For those of you who follow me on instagram and who subscribe to my mailing list (if not, then you should 😛 ), you will probably have noticed that I’ve been spending a lot of time recently concentrating on my pointillism ink drawings. I thought it was about time I was very honest with this…I started the 100 days of drawing challenge, whereby the only rule is that you have to create one drawing per day for 100 days. That could be a doodle on a receipt, or a small masterpiece, as long as it’s one drawing each day. Now comes the honest part…I failed, miserably. Yet my downfall was somewhat of an inspiration: I really liked what I was drawing, and my drawings really pushed my artistic abilities and presented me with new inspiring challenges to overcome. I found that I was trying to draw animals that I have never attempted before, using techniques I had yet to invent, and I was choosing compositions that seemed daft to even try and accomplish. It was brilliant. I became very involved in each sketch, spending hours a day working at new techniques, and in turn completing one picture in one week, rather than in one day.
I think this has been a very important aspect of my artistic journey, learning that I pride myself in achieving one drawing of quality in a week rather than seven “OK” sketches; but also that I become easily consumed by my work. Each illustration became a small obsession, and nothing else really got done. For this reason, I don’t think I can say I’ve given up on the challenge entirely, I’ve just adapted it somewhat. I’m setting myself a new challenge! To create 100 drawings in one year. I hope that by this time next year, I have one hundred illustrations that I am pleased with, that mark my progress in a significant yet timely fashion. It may seem like a bit of a cop out but it would seem fair to say that I get far too involved in my artwork to effectively run all the other aspects of my business or life in general. It’s very difficult to draw one drawing a day when you’re already running a full time art business, trying to keep up with orders, meet deadlines, write blogs, newsletters, attend art fairs, and generally keep sane. It’s really not realistic when you become so intune with your drawing that anything outside of it’s progress get’s left behind. I just couldn’t leave it alone as a nice little sketch for the day.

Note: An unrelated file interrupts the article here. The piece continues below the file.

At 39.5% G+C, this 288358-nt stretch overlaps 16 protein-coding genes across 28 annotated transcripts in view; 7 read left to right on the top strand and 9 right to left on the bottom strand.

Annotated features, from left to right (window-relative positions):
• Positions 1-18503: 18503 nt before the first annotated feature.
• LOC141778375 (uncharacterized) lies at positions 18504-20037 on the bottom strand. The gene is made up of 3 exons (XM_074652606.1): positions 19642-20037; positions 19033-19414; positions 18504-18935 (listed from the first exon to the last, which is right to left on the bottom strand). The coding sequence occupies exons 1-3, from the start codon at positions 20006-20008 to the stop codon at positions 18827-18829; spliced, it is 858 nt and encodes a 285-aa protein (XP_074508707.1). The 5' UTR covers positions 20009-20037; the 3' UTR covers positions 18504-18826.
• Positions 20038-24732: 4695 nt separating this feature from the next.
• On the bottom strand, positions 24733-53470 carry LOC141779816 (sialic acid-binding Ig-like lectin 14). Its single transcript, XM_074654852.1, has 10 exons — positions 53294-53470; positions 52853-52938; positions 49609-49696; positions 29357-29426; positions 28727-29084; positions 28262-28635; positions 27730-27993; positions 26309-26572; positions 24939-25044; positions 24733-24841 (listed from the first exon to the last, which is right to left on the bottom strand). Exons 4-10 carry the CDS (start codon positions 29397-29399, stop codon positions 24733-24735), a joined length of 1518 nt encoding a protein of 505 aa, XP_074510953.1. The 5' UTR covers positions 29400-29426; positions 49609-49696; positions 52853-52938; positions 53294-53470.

By trying the 100 days of drawing challenge I actually found that I had the tools I needed to illustrate animals that I assumed would not look right with pointillism. I have always used pointillism to create dense textures like the wrinkled skin of an elephant’s trunk, or the smooth surface of a turtles shell. I always associated the nature of fur with soft pencil lines and subtle gradients of whole shading as opposed to the mottled effect of dotwork. When in fact, I found that delicate application of ink dots and randomised intervals of placement, allowed me to layer the textures I needed to create the soft tonal patterns of fur. If I applied this in various forms then I could create an effective contrast between short and long fur. I found that I could use a mixture of light balance and depth of detailing to convey movement that worked well for unconventional compositions (as illustrated by the fox’s posture).
Below are the two pieces that I have been experimenting with the most throughout my “failed” challenge. I still have some tweaks to do before I am satisfied with them. I know that I can improve my technique in the time to come, but I am very happy that I have developed ways to use pointillism for soft and subtle details as well as dense and coarse forms.
Once completed (if a drawing is ever actually “complete” I’m not sure I’ll ever know), I plan on offering both the wolf and fox as limited edition giclee prints, and open edition tote-bags. For now though, I will return to pyrography for a while, as I also have another exhibition to prepare for….more on that to follow.